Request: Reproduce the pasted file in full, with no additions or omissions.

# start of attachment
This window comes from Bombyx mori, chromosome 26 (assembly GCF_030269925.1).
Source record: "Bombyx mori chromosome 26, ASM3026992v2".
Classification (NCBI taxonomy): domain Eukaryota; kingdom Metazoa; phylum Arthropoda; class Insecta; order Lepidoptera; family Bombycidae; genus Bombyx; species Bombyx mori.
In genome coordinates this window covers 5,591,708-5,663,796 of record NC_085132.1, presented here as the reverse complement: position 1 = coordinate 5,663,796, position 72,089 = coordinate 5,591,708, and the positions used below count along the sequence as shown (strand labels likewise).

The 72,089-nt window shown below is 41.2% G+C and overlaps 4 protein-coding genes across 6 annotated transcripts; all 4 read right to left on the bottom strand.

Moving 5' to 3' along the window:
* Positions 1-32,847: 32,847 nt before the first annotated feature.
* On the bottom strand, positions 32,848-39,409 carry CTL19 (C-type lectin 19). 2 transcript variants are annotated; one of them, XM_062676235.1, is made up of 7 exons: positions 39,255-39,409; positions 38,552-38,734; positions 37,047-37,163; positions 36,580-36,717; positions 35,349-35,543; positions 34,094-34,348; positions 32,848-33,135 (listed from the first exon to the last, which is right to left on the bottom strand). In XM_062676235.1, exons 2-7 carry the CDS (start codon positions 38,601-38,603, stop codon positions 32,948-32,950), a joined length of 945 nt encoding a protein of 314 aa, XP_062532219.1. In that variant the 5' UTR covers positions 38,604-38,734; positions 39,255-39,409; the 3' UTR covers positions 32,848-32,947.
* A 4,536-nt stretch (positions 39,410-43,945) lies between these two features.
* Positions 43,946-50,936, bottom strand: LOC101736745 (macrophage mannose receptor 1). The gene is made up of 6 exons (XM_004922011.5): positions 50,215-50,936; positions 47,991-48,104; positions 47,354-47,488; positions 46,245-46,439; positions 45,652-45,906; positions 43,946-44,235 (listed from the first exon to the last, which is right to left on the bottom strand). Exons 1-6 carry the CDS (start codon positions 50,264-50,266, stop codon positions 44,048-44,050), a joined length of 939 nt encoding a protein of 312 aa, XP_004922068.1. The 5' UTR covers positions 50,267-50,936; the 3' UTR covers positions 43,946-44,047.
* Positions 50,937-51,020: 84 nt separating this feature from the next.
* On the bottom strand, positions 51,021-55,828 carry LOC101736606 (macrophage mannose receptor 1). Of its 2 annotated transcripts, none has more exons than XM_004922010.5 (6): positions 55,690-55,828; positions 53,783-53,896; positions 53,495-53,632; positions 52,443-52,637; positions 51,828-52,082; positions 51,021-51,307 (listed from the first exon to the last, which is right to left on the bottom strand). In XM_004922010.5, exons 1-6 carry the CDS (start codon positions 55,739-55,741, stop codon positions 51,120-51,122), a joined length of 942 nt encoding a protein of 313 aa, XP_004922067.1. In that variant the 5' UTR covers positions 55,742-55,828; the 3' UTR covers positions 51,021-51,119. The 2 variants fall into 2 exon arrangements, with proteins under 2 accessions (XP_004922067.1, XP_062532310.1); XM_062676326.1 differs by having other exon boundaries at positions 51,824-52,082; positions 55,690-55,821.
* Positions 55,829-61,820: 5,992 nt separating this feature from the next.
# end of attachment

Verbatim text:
This window comes from Bombyx mori, chromosome 26 (assembly GCF_030269925.1).
Source record: "Bombyx mori chromosome 26, ASM3026992v2".
Classification (NCBI taxonomy): domain Eukaryota; kingdom Metazoa; phylum Arthropoda; class Insecta; order Lepidoptera; family Bombycidae; genus Bombyx; species Bombyx mori.
In genome coordinates this window covers 5,591,708-5,663,796 of record NC_085132.1, presented here as the reverse complement: position 1 = coordinate 5,663,796, position 72,089 = coordinate 5,591,708, and the positions used below count along the sequence as shown (strand labels likewise).

The 72,089-nt window shown below is 41.2% G+C and overlaps 4 protein-coding genes across 6 annotated transcripts; all 4 read right to left on the bottom strand.

Moving 5' to 3' along the window:
* Positions 1-32,847: 32,847 nt before the first annotated feature.
* On the bottom strand, positions 32,848-39,409 carry CTL19 (C-type lectin 19). 2 transcript variants are annotated; one of them, XM_062676235.1, is made up of 7 exons: positions 39,255-39,409; positions 38,552-38,734; positions 37,047-37,163; positions 36,580-36,717; positions 35,349-35,543; positions 34,094-34,348; positions 32,848-33,135 (listed from the first exon to the last, which is right to left on the bottom strand). In XM_062676235.1, exons 2-7 carry the CDS (start codon positions 38,601-38,603, stop codon positions 32,948-32,950), a joined length of 945 nt encoding a protein of 314 aa, XP_062532219.1. In that variant the 5' UTR covers positions 38,604-38,734; positions 39,255-39,409; the 3' UTR covers positions 32,848-32,947.
* A 4,536-nt stretch (positions 39,410-43,945) lies between these two features.
* Positions 43,946-50,936, bottom strand: LOC101736745 (macrophage mannose receptor 1). The gene is made up of 6 exons (XM_004922011.5): positions 50,215-50,936; positions 47,991-48,104; positions 47,354-47,488; positions 46,245-46,439; positions 45,652-45,906; positions 43,946-44,235 (listed from the first exon to the last, which is right to left on the bottom strand). Exons 1-6 carry the CDS (start codon positions 50,264-50,266, stop codon positions 44,048-44,050), a joined length of 939 nt encoding a protein of 312 aa, XP_004922068.1. The 5' UTR covers positions 50,267-50,936; the 3' UTR covers positions 43,946-44,047.
* Positions 50,937-51,020: 84 nt separating this feature from the next.
* On the bottom strand, positions 51,021-55,828 carry LOC101736606 (macrophage mannose receptor 1). Of its 2 annotated transcripts, none has more exons than XM_004922010.5 (6): positions 55,690-55,828; positions 53,783-53,896; positions 53,495-53,632; positions 52,443-52,637; positions 51,828-52,082; positions 51,021-51,307 (listed from the first exon to the last, which is right to left on the bottom strand). In XM_004922010.5, exons 1-6 carry the CDS (start codon positions 55,739-55,741, stop codon positions 51,120-51,122), a joined length of 942 nt encoding a protein of 313 aa, XP_004922067.1. In that variant the 5' UTR covers positions 55,742-55,828; the 3' UTR covers positions 51,021-51,119. The 2 variants fall into 2 exon arrangements, with proteins under 2 accessions (XP_004922067.1, XP_062532310.1); XM_062676326.1 differs by having other exon boundaries at positions 51,824-52,082; positions 55,690-55,821.
* Positions 55,829-61,820: 5,992 nt separating this feature from the next.